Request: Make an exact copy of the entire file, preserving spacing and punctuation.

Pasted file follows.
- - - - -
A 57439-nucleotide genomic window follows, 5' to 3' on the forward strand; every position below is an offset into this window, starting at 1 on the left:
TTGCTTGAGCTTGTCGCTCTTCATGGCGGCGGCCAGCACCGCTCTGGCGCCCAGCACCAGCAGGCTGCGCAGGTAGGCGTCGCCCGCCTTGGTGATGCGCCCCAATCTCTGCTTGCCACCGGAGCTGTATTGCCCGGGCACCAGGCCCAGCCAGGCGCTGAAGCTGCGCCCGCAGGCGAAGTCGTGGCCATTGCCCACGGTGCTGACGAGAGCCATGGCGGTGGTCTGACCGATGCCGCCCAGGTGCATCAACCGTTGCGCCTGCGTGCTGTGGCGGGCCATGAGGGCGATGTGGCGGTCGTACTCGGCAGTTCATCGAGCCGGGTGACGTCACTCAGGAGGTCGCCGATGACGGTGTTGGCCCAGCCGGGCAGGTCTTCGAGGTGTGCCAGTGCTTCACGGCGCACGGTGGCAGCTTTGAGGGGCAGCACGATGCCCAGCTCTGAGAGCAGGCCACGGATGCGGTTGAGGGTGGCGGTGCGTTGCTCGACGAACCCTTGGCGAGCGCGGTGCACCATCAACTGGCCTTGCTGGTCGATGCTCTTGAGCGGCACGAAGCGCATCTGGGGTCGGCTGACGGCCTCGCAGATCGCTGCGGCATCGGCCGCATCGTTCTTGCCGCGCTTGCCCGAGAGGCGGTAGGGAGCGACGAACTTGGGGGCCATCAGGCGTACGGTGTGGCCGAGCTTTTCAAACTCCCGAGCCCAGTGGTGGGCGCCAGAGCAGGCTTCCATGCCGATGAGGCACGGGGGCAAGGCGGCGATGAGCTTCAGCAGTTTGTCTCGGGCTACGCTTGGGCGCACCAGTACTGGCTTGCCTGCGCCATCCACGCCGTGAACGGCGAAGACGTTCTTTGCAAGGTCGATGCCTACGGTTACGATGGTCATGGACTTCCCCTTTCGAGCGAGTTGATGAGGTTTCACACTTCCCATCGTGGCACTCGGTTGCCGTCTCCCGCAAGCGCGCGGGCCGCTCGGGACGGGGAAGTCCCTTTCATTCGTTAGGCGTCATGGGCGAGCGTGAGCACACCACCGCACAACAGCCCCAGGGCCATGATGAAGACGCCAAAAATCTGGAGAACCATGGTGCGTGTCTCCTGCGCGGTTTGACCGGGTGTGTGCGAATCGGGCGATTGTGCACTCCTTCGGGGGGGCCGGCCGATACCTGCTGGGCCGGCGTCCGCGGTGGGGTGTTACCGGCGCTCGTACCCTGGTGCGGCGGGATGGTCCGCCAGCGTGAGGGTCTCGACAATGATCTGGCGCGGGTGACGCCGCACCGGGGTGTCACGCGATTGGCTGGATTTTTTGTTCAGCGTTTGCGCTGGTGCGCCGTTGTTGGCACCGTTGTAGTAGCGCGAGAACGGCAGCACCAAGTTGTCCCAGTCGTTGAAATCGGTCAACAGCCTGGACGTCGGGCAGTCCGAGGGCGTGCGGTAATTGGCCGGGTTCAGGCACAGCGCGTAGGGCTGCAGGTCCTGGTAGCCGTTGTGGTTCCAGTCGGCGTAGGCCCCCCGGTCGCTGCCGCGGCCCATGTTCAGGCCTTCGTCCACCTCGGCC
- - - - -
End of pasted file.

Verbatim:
A 57439-nucleotide genomic window follows, 5' to 3' on the forward strand; every position below is an offset into this window, starting at 1 on the left:
TTGCTTGAGCTTGTCGCTCTTCATGGCGGCGGCCAGCACCGCTCTGGCGCCCAGCACCAGCAGGCTGCGCAGGTAGGCGTCGCCCGCCTTGGTGATGCGCCCCAATCTCTGCTTGCCACCGGAGCTGTATTGCCCGGGCACCAGGCCCAGCCAGGCGCTGAAGCTGCGCCCGCAGGCGAAGTCGTGGCCATTGCCCACGGTGCTGACGAGAGCCATGGCGGTGGTCTGACCGATGCCGCCCAGGTGCATCAACCGTTGCGCCTGCGTGCTGTGGCGGGCCATGAGGGCGATGTGGCGGTCGTACTCGGCAGTTCATCGAGCCGGGTGACGTCACTCAGGAGGTCGCCGATGACGGTGTTGGCCCAGCCGGGCAGGTCTTCGAGGTGTGCCAGTGCTTCACGGCGCACGGTGGCAGCTTTGAGGGGCAGCACGATGCCCAGCTCTGAGAGCAGGCCACGGATGCGGTTGAGGGTGGCGGTGCGTTGCTCGACGAACCCTTGGCGAGCGCGGTGCACCATCAACTGGCCTTGCTGGTCGATGCTCTTGAGCGGCACGAAGCGCATCTGGGGTCGGCTGACGGCCTCGCAGATCGCTGCGGCATCGGCCGCATCGTTCTTGCCGCGCTTGCCCGAGAGGCGGTAGGGAGCGACGAACTTGGGGGCCATCAGGCGTACGGTGTGGCCGAGCTTTTCAAACTCCCGAGCCCAGTGGTGGGCGCCAGAGCAGGCTTCCATGCCGATGAGGCACGGGGGCAAGGCGGCGATGAGCTTCAGCAGTTTGTCTCGGGCTACGCTTGGGCGCACCAGTACTGGCTTGCCTGCGCCATCCACGCCGTGAACGGCGAAGACGTTCTTTGCAAGGTCGATGCCTACGGTTACGATGGTCATGGACTTCCCCTTTCGAGCGAGTTGATGAGGTTTCACACTTCCCATCGTGGCACTCGGTTGCCGTCTCCCGCAAGCGCGCGGGCCGCTCGGGACGGGGAAGTCCCTTTCATTCGTTAGGCGTCATGGGCGAGCGTGAGCACACCACCGCACAACAGCCCCAGGGCCATGATGAAGACGCCAAAAATCTGGAGAACCATGGTGCGTGTCTCCTGCGCGGTTTGACCGGGTGTGTGCGAATCGGGCGATTGTGCACTCCTTCGGGGGGGCCGGCCGATACCTGCTGGGCCGGCGTCCGCGGTGGGGTGTTACCGGCGCTCGTACCCTGGTGCGGCGGGATGGTCCGCCAGCGTGAGGGTCTCGACAATGATCTGGCGCGGGTGACGCCGCACCGGGGTGTCACGCGATTGGCTGGATTTTTTGTTCAGCGTTTGCGCTGGTGCGCCGTTGTTGGCACCGTTGTAGTAGCGCGAGAACGGCAGCACCAAGTTGTCCCAGTCGTTGAAATCGGTCAACAGCCTGGACGTCGGGCAGTCCGAGGGCGTGCGGTAATTGGCCGGGTTCAGGCACAGCGCGTAGGGCTGCAGGTCCTGGTAGCCGTTGTGGTTCCAGTCGGCGTAGGCCCCCCGGTCGCTGCCGCGGCCCATGTTCAGGCCTTCGTCCACCTCGGCC